In a press release, university, college and K-12 officials advised that the new accommodations marked a historic collaboration among California’s education leaders, including the California State Board of Education, California Department of Education, California State University, University of California, California community colleges, and the Association of Independent California Colleges and Universities.
“California’s K–12 and higher education communities are committed to helping high school and community college students overcome university admissions and placement challenges due to the suspension of in-person classroom teaching” caused by the COVID-19 outbreak, a CDE spokeswoman, Janet Weeks, said in the prepared statement.
Source: Coronavirus: Amid COVID-19 outbreak, CA college, K–12 systems issue joint statement on college admissions, placement agreements – The Reporter
By Andrew Ujifusa
Senators have passed a $2 trillion coronavirus stimulus package that includes $13.5 billion in dedicated funding to shore up K-12 education budgets, as well as additional aid for student nutrition and child-care services. It also gives U.S. Secretary of Education Betsy DeVos new waiver power to grant states and schools flexibility under the main federal K-12 law.
The $13.5 billion earmarked for K-12 schools is included in the bill’s Education Stabilization Fund, which also contains $14.25 billion for higher education, and $3 billion for governors to use at their discretion to assist K-12 and higher education as they deal with the fallout from the virus. The legislation also states that any state or school district getting money from the stabilization fund “shall to the greatest extent practicable, continue to pay its employees and contractors during the period of any disruptions or closures related to coronavirus.”
Source: Senate Passes Coronavirus Bill With $13.5 Billion for Schools, DeVos Waiver Power – Politics K-12 – Education Week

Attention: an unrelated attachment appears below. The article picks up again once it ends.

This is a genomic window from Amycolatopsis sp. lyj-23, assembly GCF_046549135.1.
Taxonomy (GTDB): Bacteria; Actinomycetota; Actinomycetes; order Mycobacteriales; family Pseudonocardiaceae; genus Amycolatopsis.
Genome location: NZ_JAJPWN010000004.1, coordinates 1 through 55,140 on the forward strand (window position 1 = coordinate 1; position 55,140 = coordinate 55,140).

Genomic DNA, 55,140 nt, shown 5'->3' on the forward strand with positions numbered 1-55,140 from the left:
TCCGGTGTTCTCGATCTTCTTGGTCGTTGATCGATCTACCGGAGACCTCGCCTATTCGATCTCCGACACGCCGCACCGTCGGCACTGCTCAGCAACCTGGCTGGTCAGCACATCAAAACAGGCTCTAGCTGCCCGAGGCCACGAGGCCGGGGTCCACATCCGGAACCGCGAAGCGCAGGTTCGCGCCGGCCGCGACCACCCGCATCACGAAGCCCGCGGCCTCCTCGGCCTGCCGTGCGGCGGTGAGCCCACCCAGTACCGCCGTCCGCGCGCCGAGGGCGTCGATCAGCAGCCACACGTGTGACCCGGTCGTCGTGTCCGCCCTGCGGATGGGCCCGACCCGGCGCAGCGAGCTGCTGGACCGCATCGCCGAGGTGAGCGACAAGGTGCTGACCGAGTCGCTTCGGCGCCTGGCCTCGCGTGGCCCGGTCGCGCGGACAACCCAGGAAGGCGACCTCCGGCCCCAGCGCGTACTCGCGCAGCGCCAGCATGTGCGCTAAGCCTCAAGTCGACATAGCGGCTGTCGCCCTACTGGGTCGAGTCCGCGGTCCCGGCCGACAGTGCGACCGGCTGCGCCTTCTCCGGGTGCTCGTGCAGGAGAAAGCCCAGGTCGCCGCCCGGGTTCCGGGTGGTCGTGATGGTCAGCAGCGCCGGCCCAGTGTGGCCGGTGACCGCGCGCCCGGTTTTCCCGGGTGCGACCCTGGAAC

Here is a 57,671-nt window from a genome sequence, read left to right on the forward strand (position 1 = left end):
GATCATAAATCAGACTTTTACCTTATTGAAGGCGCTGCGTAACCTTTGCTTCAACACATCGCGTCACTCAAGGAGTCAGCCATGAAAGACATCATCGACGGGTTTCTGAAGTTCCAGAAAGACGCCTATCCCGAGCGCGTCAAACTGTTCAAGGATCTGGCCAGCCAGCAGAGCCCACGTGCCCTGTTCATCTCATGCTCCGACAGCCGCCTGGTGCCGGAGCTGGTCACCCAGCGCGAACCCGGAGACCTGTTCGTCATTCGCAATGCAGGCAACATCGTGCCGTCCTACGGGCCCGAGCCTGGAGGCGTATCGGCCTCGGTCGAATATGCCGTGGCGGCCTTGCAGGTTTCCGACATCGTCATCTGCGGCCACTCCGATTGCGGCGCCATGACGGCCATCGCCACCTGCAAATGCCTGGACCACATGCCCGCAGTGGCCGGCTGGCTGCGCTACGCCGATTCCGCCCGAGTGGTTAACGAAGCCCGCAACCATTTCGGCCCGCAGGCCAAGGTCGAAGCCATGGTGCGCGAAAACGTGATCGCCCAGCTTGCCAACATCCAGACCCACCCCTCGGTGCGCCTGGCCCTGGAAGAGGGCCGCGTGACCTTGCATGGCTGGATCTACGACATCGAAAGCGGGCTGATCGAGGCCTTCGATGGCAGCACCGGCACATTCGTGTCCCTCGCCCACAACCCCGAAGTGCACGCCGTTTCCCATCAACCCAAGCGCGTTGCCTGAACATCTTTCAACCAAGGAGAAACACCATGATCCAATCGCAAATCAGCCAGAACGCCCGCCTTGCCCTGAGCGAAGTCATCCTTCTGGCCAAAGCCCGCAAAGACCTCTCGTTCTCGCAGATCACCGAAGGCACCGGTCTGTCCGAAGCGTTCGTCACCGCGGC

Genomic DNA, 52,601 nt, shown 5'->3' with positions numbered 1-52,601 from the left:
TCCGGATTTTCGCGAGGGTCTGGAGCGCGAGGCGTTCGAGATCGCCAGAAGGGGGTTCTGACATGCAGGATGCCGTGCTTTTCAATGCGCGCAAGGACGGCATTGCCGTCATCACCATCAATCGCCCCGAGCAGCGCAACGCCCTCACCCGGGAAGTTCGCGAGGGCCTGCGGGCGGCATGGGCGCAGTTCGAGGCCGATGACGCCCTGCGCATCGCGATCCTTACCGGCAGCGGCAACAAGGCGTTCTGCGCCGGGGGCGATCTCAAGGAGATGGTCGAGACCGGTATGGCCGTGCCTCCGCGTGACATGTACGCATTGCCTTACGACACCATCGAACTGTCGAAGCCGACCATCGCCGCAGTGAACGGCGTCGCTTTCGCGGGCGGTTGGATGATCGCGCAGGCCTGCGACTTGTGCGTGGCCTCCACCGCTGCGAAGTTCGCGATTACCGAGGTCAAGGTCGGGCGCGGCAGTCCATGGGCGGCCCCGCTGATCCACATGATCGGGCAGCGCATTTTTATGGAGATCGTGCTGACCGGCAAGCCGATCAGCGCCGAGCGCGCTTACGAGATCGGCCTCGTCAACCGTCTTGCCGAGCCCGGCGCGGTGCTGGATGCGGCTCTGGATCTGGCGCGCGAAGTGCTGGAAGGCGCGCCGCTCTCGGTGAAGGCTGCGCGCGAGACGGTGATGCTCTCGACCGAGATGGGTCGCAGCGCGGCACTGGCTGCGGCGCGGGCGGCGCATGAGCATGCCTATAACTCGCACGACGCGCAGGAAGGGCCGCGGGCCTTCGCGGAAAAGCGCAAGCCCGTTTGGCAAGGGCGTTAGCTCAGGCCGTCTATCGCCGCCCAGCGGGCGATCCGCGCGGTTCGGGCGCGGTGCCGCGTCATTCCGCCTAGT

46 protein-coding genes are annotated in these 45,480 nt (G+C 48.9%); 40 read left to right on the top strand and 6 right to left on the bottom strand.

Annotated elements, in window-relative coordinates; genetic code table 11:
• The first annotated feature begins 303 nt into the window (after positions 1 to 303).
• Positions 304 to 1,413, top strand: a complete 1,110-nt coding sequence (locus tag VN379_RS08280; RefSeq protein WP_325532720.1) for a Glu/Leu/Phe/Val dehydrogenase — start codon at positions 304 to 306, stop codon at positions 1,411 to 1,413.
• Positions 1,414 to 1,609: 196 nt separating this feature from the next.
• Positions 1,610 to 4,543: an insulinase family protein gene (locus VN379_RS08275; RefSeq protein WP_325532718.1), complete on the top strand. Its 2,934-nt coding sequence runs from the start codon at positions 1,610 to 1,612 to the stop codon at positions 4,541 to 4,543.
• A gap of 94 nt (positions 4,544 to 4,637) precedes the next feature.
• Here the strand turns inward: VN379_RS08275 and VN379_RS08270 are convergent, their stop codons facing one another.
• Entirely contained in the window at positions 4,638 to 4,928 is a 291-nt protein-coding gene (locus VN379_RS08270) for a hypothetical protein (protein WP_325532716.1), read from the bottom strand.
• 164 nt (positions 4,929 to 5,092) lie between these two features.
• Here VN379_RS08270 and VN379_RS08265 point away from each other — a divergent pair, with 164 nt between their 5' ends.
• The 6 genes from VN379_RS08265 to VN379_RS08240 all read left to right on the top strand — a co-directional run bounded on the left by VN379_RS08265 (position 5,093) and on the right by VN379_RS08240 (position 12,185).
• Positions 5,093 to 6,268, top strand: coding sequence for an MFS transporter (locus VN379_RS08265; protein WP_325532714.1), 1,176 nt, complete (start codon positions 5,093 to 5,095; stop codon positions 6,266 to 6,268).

The United States is currently experiencing a pandemic emergency due to the threat of novel coronavirus (COVID-19). On March 13, 2020, Governor Newsom signed Executive Order N-26-20 ensuring State funding for Local Educational Agencies (LEA) in the event of physical closure due to the threat of COVID-19. The Executive Order requires the California Department of Education (CDE) to issue guidance on several topics, including ensuring students with disabilities (SWD) receive a free appropriate public education (FAPE) consistent with their individualized education program (IEP) and meeting other procedural requirements under the Individuals with Disabilities Education Act (IDEA) and California law.
At this time, the federal government has not waived the federal requirements under the Individuals with Disabilities Education Act (IDEA). To review guidance from the USDOE titled “Questions and Answers on Providing Services to Children with Disabilities During the Coronavirus Disease 2019 Outbreak,” visit the USDOE website at https://www2.ed.gov/policy/speced/guid/idea/memosdcltrs/qa-covid-19-03-12-2020.pdf. The CDE and the California State Board of Education (SBE) are working with the United States Department of Education (USDOE) to determine what flexibilities or waivers may be issued in light of the extraordinary circumstances. Until and unless USDOE ultimately provides flexibilities under federal law, LEAs should do their best in adhering to IDEA requirements, including federally mandated timelines, to the maximum extent possible. LEAs are encouraged to consider ways to use distance technology to meet these obligations. However, the CDE acknowledges the complex, unprecedented challenges LEAs are experiencing from the threat of COVID-19. As such, the CDE is committed to a reasonable approach to compliance monitoring that accounts for the exceptional circumstances facing the state.